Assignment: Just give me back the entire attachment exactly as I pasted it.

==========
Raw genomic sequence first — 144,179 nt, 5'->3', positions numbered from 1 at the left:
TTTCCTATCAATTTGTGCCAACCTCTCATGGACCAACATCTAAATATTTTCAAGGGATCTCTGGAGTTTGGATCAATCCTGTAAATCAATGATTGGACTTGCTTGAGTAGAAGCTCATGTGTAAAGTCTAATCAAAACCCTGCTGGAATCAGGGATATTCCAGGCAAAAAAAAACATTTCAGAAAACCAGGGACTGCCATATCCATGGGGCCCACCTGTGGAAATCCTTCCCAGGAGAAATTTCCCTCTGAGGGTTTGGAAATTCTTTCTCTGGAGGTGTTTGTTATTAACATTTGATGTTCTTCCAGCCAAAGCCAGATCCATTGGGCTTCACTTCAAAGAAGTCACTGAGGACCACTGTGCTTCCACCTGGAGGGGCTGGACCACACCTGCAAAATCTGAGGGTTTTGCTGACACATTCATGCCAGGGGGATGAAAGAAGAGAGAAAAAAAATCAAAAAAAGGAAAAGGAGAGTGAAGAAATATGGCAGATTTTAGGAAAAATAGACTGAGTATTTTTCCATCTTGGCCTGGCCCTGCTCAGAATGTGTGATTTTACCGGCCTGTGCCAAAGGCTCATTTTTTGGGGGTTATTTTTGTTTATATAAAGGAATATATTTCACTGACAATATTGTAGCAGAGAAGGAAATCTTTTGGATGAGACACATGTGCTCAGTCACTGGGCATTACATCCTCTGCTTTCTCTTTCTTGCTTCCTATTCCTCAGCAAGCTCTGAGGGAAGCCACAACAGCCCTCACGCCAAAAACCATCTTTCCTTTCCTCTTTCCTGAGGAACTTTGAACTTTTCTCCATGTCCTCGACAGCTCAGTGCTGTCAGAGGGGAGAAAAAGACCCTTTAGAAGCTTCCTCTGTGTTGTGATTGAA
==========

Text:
Raw genomic sequence first — 144,179 nt, 5'->3', positions numbered from 1 at the left:
TTTCCTATCAATTTGTGCCAACCTCTCATGGACCAACATCTAAATATTTTCAAGGGATCTCTGGAGTTTGGATCAATCCTGTAAATCAATGATTGGACTTGCTTGAGTAGAAGCTCATGTGTAAAGTCTAATCAAAACCCTGCTGGAATCAGGGATATTCCAGGCAAAAAAAAACATTTCAGAAAACCAGGGACTGCCATATCCATGGGGCCCACCTGTGGAAATCCTTCCCAGGAGAAATTTCCCTCTGAGGGTTTGGAAATTCTTTCTCTGGAGGTGTTTGTTATTAACATTTGATGTTCTTCCAGCCAAAGCCAGATCCATTGGGCTTCACTTCAAAGAAGTCACTGAGGACCACTGTGCTTCCACCTGGAGGGGCTGGACCACACCTGCAAAATCTGAGGGTTTTGCTGACACATTCATGCCAGGGGGATGAAAGAAGAGAGAAAAAAAATCAAAAAAAGGAAAAGGAGAGTGAAGAAATATGGCAGATTTTAGGAAAAATAGACTGAGTATTTTTCCATCTTGGCCTGGCCCTGCTCAGAATGTGTGATTTTACCGGCCTGTGCCAAAGGCTCATTTTTTGGGGGTTATTTTTGTTTATATAAAGGAATATATTTCACTGACAATATTGTAGCAGAGAAGGAAATCTTTTGGATGAGACACATGTGCTCAGTCACTGGGCATTACATCCTCTGCTTTCTCTTTCTTGCTTCCTATTCCTCAGCAAGCTCTGAGGGAAGCCACAACAGCCCTCACGCCAAAAACCATCTTTCCTTTCCTCTTTCCTGAGGAACTTTGAACTTTTCTCCATGTCCTCGACAGCTCAGTGCTGTCAGAGGGGAGAAAAAGACCCTTTAGAAGCTTCCTCTGTGTTGTGATTGAA